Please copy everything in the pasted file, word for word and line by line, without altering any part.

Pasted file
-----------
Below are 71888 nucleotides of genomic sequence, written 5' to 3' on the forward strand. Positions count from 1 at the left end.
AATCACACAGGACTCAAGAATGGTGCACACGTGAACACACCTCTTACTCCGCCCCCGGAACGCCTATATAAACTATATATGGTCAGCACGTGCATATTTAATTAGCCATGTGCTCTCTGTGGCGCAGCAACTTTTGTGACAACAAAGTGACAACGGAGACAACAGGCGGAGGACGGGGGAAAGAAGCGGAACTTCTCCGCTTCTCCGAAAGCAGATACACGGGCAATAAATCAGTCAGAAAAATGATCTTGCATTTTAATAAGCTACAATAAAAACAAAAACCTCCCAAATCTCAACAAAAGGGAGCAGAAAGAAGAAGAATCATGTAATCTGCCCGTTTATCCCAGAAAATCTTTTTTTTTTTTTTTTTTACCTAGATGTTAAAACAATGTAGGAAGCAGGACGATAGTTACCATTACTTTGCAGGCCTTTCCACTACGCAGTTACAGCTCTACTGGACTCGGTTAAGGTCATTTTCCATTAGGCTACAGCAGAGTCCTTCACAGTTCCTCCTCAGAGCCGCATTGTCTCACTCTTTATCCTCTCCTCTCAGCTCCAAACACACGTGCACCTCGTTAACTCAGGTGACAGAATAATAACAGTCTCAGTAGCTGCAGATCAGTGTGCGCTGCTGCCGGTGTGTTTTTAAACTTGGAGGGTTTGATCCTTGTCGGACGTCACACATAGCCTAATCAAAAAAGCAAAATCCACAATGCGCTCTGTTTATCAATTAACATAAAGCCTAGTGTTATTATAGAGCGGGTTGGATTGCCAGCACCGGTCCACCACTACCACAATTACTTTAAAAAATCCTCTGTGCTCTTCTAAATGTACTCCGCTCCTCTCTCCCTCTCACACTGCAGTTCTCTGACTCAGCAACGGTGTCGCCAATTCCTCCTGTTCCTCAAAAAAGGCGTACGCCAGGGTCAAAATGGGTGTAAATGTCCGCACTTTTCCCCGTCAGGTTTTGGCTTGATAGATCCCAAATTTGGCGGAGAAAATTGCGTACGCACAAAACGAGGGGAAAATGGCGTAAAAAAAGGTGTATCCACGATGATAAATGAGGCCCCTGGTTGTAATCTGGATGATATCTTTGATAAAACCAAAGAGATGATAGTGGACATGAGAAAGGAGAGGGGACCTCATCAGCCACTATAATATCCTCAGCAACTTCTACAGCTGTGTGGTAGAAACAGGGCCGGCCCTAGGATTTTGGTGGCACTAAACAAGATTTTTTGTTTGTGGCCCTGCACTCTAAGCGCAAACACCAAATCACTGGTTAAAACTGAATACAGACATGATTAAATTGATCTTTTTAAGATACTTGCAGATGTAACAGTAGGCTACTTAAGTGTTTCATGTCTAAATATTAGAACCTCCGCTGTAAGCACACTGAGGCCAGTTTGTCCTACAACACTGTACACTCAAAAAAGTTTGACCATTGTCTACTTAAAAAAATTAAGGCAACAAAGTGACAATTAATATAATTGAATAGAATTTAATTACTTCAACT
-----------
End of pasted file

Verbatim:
Below are 71888 nucleotides of genomic sequence, written 5' to 3' on the forward strand. Positions count from 1 at the left end.
AATCACACAGGACTCAAGAATGGTGCACACGTGAACACACCTCTTACTCCGCCCCCGGAACGCCTATATAAACTATATATGGTCAGCACGTGCATATTTAATTAGCCATGTGCTCTCTGTGGCGCAGCAACTTTTGTGACAACAAAGTGACAACGGAGACAACAGGCGGAGGACGGGGGAAAGAAGCGGAACTTCTCCGCTTCTCCGAAAGCAGATACACGGGCAATAAATCAGTCAGAAAAATGATCTTGCATTTTAATAAGCTACAATAAAAACAAAAACCTCCCAAATCTCAACAAAAGGGAGCAGAAAGAAGAAGAATCATGTAATCTGCCCGTTTATCCCAGAAAATCTTTTTTTTTTTTTTTTTTACCTAGATGTTAAAACAATGTAGGAAGCAGGACGATAGTTACCATTACTTTGCAGGCCTTTCCACTACGCAGTTACAGCTCTACTGGACTCGGTTAAGGTCATTTTCCATTAGGCTACAGCAGAGTCCTTCACAGTTCCTCCTCAGAGCCGCATTGTCTCACTCTTTATCCTCTCCTCTCAGCTCCAAACACACGTGCACCTCGTTAACTCAGGTGACAGAATAATAACAGTCTCAGTAGCTGCAGATCAGTGTGCGCTGCTGCCGGTGTGTTTTTAAACTTGGAGGGTTTGATCCTTGTCGGACGTCACACATAGCCTAATCAAAAAAGCAAAATCCACAATGCGCTCTGTTTATCAATTAACATAAAGCCTAGTGTTATTATAGAGCGGGTTGGATTGCCAGCACCGGTCCACCACTACCACAATTACTTTAAAAAATCCTCTGTGCTCTTCTAAATGTACTCCGCTCCTCTCTCCCTCTCACACTGCAGTTCTCTGACTCAGCAACGGTGTCGCCAATTCCTCCTGTTCCTCAAAAAAGGCGTACGCCAGGGTCAAAATGGGTGTAAATGTCCGCACTTTTCCCCGTCAGGTTTTGGCTTGATAGATCCCAAATTTGGCGGAGAAAATTGCGTACGCACAAAACGAGGGGAAAATGGCGTAAAAAAAGGTGTATCCACGATGATAAATGAGGCCCCTGGTTGTAATCTGGATGATATCTTTGATAAAACCAAAGAGATGATAGTGGACATGAGAAAGGAGAGGGGACCTCATCAGCCACTATAATATCCTCAGCAACTTCTACAGCTGTGTGGTAGAAACAGGGCCGGCCCTAGGATTTTGGTGGCACTAAACAAGATTTTTTGTTTGTGGCCCTGCACTCTAAGCGCAAACACCAAATCACTGGTTAAAACTGAATACAGACATGATTAAATTGATCTTTTTAAGATACTTGCAGATGTAACAGTAGGCTACTTAAGTGTTTCATGTCTAAATATTAGAACCTCCGCTGTAAGCACACTGAGGCCAGTTTGTCCTACAACACTGTACACTCAAAAAAGTTTGACCATTGTCTACTTAAAAAAATTAAGGCAACAAAGTGACAATTAATATAATTGAATAGAATTTAATTACTTCAACT